Accrual accounting refers to a method of recording revenues and expenses to predict the business flow irrespective of taking cash transactions into consideration.
In simple words, the accrual method helps to track income and expenses as they occur, regardless of whether or not cash has actually changed hands.
This topic is important for all IAS exam aspirants.
Give an example of accrual accounting.
An example of accrual accounting is mentioned below:
Suppose, a company delivers a product to a customer who has asked for a 30 days grace period in the next fiscal year, which starts a week after the delivery. The company recognizes includes this as revenue in its current income statement still for the fiscal year of the delivery, even though the cash is yet to be paid.
This is called accrual accounting. This form of accounting allows a business to view upcoming income and expenses in the following fiscal period.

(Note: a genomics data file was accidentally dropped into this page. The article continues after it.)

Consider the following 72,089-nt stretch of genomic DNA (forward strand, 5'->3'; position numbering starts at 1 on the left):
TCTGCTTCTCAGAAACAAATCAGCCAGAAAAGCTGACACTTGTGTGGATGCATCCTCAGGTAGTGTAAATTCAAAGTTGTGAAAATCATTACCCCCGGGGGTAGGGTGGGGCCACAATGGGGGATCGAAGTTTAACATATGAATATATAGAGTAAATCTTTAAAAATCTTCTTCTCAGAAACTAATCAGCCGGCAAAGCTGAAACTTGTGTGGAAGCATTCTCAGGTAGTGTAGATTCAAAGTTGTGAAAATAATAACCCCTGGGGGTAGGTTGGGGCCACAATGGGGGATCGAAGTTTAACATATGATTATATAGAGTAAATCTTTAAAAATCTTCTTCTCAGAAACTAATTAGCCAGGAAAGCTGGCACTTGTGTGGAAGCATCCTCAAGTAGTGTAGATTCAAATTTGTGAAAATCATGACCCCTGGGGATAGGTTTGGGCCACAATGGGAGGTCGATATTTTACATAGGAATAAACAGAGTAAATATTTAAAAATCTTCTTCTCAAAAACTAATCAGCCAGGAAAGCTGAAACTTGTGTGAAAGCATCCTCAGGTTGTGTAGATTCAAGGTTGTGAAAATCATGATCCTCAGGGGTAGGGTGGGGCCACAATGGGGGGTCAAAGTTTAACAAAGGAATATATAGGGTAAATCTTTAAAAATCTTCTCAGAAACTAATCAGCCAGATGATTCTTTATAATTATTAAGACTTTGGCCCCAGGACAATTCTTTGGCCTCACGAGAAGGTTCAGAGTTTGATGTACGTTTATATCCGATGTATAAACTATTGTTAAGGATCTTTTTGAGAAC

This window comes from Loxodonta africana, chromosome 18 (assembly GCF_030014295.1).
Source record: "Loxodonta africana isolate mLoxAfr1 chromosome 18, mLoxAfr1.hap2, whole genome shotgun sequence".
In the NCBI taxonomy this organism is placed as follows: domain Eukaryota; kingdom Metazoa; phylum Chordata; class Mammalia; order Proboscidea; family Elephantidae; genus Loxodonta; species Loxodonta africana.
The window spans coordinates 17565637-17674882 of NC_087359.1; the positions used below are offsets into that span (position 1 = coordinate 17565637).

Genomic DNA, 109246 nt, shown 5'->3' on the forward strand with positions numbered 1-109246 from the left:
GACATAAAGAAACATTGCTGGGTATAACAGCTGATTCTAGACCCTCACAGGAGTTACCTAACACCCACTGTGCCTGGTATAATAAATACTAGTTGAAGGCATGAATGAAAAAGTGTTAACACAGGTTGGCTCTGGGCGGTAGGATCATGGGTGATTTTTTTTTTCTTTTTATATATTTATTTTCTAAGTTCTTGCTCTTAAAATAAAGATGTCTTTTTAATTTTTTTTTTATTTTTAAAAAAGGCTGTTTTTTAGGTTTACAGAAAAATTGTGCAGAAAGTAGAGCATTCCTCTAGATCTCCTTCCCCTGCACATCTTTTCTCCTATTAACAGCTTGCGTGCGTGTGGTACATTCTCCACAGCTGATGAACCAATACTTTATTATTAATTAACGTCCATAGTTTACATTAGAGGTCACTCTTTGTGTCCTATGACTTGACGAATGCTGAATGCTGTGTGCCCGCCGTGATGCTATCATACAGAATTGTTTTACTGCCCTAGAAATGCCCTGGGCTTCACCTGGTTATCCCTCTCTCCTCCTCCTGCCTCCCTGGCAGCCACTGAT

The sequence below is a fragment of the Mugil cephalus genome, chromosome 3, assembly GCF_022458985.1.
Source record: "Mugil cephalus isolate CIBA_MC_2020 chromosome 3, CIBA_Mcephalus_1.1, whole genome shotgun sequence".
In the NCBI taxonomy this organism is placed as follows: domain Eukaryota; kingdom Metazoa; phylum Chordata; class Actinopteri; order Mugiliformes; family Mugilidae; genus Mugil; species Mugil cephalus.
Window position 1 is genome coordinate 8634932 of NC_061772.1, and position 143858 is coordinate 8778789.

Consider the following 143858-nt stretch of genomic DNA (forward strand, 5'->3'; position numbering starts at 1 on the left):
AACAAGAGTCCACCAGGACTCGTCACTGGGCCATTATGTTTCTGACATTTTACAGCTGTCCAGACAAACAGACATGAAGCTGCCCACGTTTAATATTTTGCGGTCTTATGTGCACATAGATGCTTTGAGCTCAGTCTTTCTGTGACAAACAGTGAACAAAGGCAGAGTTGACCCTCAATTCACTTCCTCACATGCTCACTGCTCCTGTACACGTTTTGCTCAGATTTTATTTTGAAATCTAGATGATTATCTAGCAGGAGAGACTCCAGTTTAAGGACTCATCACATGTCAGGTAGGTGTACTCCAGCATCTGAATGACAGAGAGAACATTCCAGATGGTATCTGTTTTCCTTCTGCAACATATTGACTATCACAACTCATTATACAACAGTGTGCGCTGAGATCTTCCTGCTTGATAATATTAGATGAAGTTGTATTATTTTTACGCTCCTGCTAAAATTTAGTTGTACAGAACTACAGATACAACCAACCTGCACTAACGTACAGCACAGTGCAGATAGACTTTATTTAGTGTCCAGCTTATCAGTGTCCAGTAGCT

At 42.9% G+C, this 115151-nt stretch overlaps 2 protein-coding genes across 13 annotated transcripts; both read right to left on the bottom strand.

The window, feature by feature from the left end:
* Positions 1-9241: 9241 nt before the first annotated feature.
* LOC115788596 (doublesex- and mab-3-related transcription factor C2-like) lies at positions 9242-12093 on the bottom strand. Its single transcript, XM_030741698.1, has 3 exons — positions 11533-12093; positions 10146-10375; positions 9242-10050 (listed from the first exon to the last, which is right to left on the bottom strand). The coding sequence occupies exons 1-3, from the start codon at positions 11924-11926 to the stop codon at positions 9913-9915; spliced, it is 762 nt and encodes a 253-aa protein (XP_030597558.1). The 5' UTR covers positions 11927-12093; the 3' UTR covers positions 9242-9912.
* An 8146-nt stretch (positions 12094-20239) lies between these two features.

What are the benefits of accrual accounting?
The major benefits of accrual accounting can be stated as follows:
- It allows a business to have a picture of its financial situation ahead of time.
- This form of accounting help companies to have a truer depiction of their resources and financial responsibilities.
What are the two main principles of accrual accounting?
The two major principles of accrual accounting are:
- Revenue recognition